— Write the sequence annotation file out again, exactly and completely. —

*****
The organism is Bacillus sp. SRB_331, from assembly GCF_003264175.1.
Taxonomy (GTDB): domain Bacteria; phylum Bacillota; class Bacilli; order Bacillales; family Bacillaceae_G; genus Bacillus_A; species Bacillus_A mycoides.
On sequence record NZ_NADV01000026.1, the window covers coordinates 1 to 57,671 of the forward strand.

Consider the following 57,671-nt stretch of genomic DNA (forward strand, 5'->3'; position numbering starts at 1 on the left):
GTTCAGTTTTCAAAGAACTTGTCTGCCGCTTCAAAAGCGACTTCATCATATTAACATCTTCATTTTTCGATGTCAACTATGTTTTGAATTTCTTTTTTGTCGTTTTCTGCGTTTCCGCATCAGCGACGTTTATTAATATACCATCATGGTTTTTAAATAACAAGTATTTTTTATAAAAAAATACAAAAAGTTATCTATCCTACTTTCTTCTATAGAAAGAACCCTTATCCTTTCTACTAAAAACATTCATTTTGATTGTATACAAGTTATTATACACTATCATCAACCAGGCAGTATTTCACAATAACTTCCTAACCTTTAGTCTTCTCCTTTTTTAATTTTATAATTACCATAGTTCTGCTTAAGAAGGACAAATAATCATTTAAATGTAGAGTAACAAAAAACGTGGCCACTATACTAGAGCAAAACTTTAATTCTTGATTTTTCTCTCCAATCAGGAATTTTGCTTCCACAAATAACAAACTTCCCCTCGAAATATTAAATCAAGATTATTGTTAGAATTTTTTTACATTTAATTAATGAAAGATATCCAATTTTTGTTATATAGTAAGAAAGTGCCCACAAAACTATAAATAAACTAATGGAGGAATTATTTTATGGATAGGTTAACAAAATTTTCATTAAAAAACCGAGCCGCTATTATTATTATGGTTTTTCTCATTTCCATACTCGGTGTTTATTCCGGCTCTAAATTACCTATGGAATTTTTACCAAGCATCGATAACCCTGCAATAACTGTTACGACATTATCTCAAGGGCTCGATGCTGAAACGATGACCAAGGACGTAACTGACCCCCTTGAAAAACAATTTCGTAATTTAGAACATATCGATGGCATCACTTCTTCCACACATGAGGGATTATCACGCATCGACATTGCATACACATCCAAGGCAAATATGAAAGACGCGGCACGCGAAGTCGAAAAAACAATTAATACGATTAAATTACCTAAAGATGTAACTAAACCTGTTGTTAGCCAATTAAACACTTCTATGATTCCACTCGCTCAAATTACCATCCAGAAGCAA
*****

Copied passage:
The organism is Bacillus sp. SRB_331, from assembly GCF_003264175.1.
Taxonomy (GTDB): domain Bacteria; phylum Bacillota; class Bacilli; order Bacillales; family Bacillaceae_G; genus Bacillus_A; species Bacillus_A mycoides.
On sequence record NZ_NADV01000026.1, the window covers coordinates 1 to 57,671 of the forward strand.

Consider the following 57,671-nt stretch of genomic DNA (forward strand, 5'->3'; position numbering starts at 1 on the left):
GTTCAGTTTTCAAAGAACTTGTCTGCCGCTTCAAAAGCGACTTCATCATATTAACATCTTCATTTTTCGATGTCAACTATGTTTTGAATTTCTTTTTTGTCGTTTTCTGCGTTTCCGCATCAGCGACGTTTATTAATATACCATCATGGTTTTTAAATAACAAGTATTTTTTATAAAAAAATACAAAAAGTTATCTATCCTACTTTCTTCTATAGAAAGAACCCTTATCCTTTCTACTAAAAACATTCATTTTGATTGTATACAAGTTATTATACACTATCATCAACCAGGCAGTATTTCACAATAACTTCCTAACCTTTAGTCTTCTCCTTTTTTAATTTTATAATTACCATAGTTCTGCTTAAGAAGGACAAATAATCATTTAAATGTAGAGTAACAAAAAACGTGGCCACTATACTAGAGCAAAACTTTAATTCTTGATTTTTCTCTCCAATCAGGAATTTTGCTTCCACAAATAACAAACTTCCCCTCGAAATATTAAATCAAGATTATTGTTAGAATTTTTTTACATTTAATTAATGAAAGATATCCAATTTTTGTTATATAGTAAGAAAGTGCCCACAAAACTATAAATAAACTAATGGAGGAATTATTTTATGGATAGGTTAACAAAATTTTCATTAAAAAACCGAGCCGCTATTATTATTATGGTTTTTCTCATTTCCATACTCGGTGTTTATTCCGGCTCTAAATTACCTATGGAATTTTTACCAAGCATCGATAACCCTGCAATAACTGTTACGACATTATCTCAAGGGCTCGATGCTGAAACGATGACCAAGGACGTAACTGACCCCCTTGAAAAACAATTTCGTAATTTAGAACATATCGATGGCATCACTTCTTCCACACATGAGGGATTATCACGCATCGACATTGCATACACATCCAAGGCAAATATGAAAGACGCGGCACGCGAAGTCGAAAAAACAATTAATACGATTAAATTACCTAAAGATGTAACTAAACCTGTTGTTAGCCAATTAAACACTTCTATGATTCCACTCGCTCAAATTACCATCCAGAAGCAA